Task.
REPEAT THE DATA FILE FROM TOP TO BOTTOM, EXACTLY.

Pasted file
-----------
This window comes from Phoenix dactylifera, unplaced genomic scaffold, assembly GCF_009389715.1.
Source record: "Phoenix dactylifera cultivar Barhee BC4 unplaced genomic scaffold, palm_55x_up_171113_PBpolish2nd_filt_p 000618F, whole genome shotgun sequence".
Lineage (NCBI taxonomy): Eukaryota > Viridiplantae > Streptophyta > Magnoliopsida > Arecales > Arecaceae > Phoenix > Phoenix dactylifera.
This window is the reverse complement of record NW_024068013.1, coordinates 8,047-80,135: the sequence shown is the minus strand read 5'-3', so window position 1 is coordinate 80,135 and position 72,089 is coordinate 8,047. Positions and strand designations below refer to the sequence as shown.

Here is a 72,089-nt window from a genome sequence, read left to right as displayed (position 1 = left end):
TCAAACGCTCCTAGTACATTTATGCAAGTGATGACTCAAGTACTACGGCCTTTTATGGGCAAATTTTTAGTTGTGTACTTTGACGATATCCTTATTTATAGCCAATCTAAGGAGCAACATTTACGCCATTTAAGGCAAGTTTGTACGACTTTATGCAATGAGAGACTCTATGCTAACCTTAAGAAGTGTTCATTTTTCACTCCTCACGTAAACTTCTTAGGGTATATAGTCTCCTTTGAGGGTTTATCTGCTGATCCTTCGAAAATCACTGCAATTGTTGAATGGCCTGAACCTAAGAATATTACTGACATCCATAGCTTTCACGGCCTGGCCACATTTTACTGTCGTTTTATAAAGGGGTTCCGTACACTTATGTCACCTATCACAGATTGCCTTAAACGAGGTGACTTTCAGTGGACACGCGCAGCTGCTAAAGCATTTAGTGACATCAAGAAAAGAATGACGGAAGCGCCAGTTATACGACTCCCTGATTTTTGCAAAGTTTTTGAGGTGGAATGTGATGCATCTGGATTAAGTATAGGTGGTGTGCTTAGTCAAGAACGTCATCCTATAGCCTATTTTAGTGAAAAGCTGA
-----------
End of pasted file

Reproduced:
This window comes from Phoenix dactylifera, unplaced genomic scaffold, assembly GCF_009389715.1.
Source record: "Phoenix dactylifera cultivar Barhee BC4 unplaced genomic scaffold, palm_55x_up_171113_PBpolish2nd_filt_p 000618F, whole genome shotgun sequence".
Lineage (NCBI taxonomy): Eukaryota > Viridiplantae > Streptophyta > Magnoliopsida > Arecales > Arecaceae > Phoenix > Phoenix dactylifera.
This window is the reverse complement of record NW_024068013.1, coordinates 8,047-80,135: the sequence shown is the minus strand read 5'-3', so window position 1 is coordinate 80,135 and position 72,089 is coordinate 8,047. Positions and strand designations below refer to the sequence as shown.

Here is a 72,089-nt window from a genome sequence, read left to right as displayed (position 1 = left end):
TCAAACGCTCCTAGTACATTTATGCAAGTGATGACTCAAGTACTACGGCCTTTTATGGGCAAATTTTTAGTTGTGTACTTTGACGATATCCTTATTTATAGCCAATCTAAGGAGCAACATTTACGCCATTTAAGGCAAGTTTGTACGACTTTATGCAATGAGAGACTCTATGCTAACCTTAAGAAGTGTTCATTTTTCACTCCTCACGTAAACTTCTTAGGGTATATAGTCTCCTTTGAGGGTTTATCTGCTGATCCTTCGAAAATCACTGCAATTGTTGAATGGCCTGAACCTAAGAATATTACTGACATCCATAGCTTTCACGGCCTGGCCACATTTTACTGTCGTTTTATAAAGGGGTTCCGTACACTTATGTCACCTATCACAGATTGCCTTAAACGAGGTGACTTTCAGTGGACACGCGCAGCTGCTAAAGCATTTAGTGACATCAAGAAAAGAATGACGGAAGCGCCAGTTATACGACTCCCTGATTTTTGCAAAGTTTTTGAGGTGGAATGTGATGCATCTGGATTAAGTATAGGTGGTGTGCTTAGTCAAGAACGTCATCCTATAGCCTATTTTAGTGAAAAGCTGA